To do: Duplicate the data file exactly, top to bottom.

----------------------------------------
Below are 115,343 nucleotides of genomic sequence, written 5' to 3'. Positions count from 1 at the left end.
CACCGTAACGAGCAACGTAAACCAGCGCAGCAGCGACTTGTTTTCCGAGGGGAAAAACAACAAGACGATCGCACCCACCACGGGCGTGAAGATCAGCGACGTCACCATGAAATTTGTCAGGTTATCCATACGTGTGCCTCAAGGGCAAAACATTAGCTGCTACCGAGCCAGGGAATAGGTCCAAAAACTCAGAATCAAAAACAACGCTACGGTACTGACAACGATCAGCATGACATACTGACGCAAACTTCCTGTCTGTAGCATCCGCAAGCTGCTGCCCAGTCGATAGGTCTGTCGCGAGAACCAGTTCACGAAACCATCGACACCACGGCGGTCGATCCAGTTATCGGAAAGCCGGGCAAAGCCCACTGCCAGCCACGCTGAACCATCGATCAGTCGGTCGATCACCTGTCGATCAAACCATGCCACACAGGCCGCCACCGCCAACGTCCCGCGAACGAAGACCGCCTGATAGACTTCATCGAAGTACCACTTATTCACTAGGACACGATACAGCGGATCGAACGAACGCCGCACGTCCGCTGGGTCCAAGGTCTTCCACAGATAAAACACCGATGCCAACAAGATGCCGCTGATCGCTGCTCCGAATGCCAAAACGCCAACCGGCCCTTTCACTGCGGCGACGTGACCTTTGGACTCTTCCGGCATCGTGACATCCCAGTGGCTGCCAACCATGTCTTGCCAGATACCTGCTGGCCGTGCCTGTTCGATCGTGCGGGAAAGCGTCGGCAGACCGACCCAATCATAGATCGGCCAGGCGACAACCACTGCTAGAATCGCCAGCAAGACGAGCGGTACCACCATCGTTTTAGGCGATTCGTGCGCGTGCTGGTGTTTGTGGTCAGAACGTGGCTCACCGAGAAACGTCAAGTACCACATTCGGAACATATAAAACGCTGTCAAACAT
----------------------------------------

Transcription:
Below are 115,343 nucleotides of genomic sequence, written 5' to 3'. Positions count from 1 at the left end.
CACCGTAACGAGCAACGTAAACCAGCGCAGCAGCGACTTGTTTTCCGAGGGGAAAAACAACAAGACGATCGCACCCACCACGGGCGTGAAGATCAGCGACGTCACCATGAAATTTGTCAGGTTATCCATACGTGTGCCTCAAGGGCAAAACATTAGCTGCTACCGAGCCAGGGAATAGGTCCAAAAACTCAGAATCAAAAACAACGCTACGGTACTGACAACGATCAGCATGACATACTGACGCAAACTTCCTGTCTGTAGCATCCGCAAGCTGCTGCCCAGTCGATAGGTCTGTCGCGAGAACCAGTTCACGAAACCATCGACACCACGGCGGTCGATCCAGTTATCGGAAAGCCGGGCAAAGCCCACTGCCAGCCACGCTGAACCATCGATCAGTCGGTCGATCACCTGTCGATCAAACCATGCCACACAGGCCGCCACCGCCAACGTCCCGCGAACGAAGACCGCCTGATAGACTTCATCGAAGTACCACTTATTCACTAGGACACGATACAGCGGATCGAACGAACGCCGCACGTCCGCTGGGTCCAAGGTCTTCCACAGATAAAACACCGATGCCAACAAGATGCCGCTGATCGCTGCTCCGAATGCCAAAACGCCAACCGGCCCTTTCACTGCGGCGACGTGACCTTTGGACTCTTCCGGCATCGTGACATCCCAGTGGCTGCCAACCATGTCTTGCCAGATACCTGCTGGCCGTGCCTGTTCGATCGTGCGGGAAAGCGTCGGCAGACCGACCCAATCATAGATCGGCCAGGCGACAACCACTGCTAGAATCGCCAGCAAGACGAGCGGTACCACCATCGTTTTAGGCGATTCGTGCGCGTGCTGGTGTTTGTGGTCAGAACGTGGCTCACCGAGAAACGTCAAGTACCACATTCGGAACATATAAAACGCTGTCAAACAT